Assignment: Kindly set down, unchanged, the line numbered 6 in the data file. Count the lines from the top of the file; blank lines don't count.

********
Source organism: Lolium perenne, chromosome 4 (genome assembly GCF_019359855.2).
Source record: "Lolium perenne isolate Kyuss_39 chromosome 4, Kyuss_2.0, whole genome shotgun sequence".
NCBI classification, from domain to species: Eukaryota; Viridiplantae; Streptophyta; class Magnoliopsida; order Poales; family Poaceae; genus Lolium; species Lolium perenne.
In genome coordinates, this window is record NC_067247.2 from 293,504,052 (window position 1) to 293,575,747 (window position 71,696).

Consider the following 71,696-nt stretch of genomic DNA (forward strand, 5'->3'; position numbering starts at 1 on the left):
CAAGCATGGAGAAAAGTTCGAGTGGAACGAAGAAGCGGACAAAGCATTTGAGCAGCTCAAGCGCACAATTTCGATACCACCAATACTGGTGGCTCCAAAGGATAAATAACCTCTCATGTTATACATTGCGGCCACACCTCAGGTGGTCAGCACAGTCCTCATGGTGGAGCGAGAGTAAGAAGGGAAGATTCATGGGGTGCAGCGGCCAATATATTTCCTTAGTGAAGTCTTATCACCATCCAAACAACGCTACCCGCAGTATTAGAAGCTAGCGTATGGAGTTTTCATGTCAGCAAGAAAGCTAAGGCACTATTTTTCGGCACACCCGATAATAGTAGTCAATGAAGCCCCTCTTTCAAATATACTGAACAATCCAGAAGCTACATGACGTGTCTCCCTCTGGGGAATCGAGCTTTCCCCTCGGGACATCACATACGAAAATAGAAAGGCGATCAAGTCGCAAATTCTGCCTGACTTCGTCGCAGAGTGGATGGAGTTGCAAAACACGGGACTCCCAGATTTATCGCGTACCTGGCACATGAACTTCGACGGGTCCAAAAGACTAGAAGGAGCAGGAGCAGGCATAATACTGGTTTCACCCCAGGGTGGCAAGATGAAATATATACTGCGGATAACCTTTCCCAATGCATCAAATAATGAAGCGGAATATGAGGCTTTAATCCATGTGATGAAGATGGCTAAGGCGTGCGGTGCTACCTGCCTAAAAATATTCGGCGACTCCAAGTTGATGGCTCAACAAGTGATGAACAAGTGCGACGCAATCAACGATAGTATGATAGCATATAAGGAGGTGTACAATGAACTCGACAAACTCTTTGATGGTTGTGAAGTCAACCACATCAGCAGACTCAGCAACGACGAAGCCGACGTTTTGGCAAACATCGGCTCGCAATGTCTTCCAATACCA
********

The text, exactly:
CAAGCATGGAGAAAAGTTCGAGTGGAACGAAGAAGCGGACAAAGCATTTGAGCAGCTCAAGCGCACAATTTCGATACCACCAATACTGGTGGCTCCAAAGGATAAATAACCTCTCATGTTATACATTGCGGCCACACCTCAGGTGGTCAGCACAGTCCTCATGGTGGAGCGAGAGTAAGAAGGGAAGATTCATGGGGTGCAGCGGCCAATATATTTCCTTAGTGAAGTCTTATCACCATCCAAACAACGCTACCCGCAGTATTAGAAGCTAGCGTATGGAGTTTTCATGTCAGCAAGAAAGCTAAGGCACTATTTTTCGGCACACCCGATAATAGTAGTCAATGAAGCCCCTCTTTCAAATATACTGAACAATCCAGAAGCTACATGACGTGTCTCCCTCTGGGGAATCGAGCTTTCCCCTCGGGACATCACATACGAAAATAGAAAGGCGATCAAGTCGCAAATTCTGCCTGACTTCGTCGCAGAGTGGATGGAGTTGCAAAACACGGGACTCCCAGATTTATCGCGTACCTGGCACATGAACTTCGACGGGTCCAAAAGACTAGAAGGAGCAGGAGCAGGCATAATACTGGTTTCACCCCAGGGTGGCAAGATGAAATATATACTGCGGATAACCTTTCCCAATGCATCAAATAATGAAGCGGAATATGAGGCTTTAATCCATGTGATGAAGATGGCTAAGGCGTGCGGTGCTACCTGCCTAAAAATATTCGGCGACTCCAAGTTGATGGCTCAACAAGTGATGAACAAGTGCGACGCAATCAACGATAGTATGATAGCATATAAGGAGGTGTACAATGAACTCGACAAACTCTTTGATGGTTGTGAAGTCAACCACATCAGCAGACTCAGCAACGACGAAGCCGACGTTTTGGCAAACATCGGCTCGCAATGTCTTCCAATACCA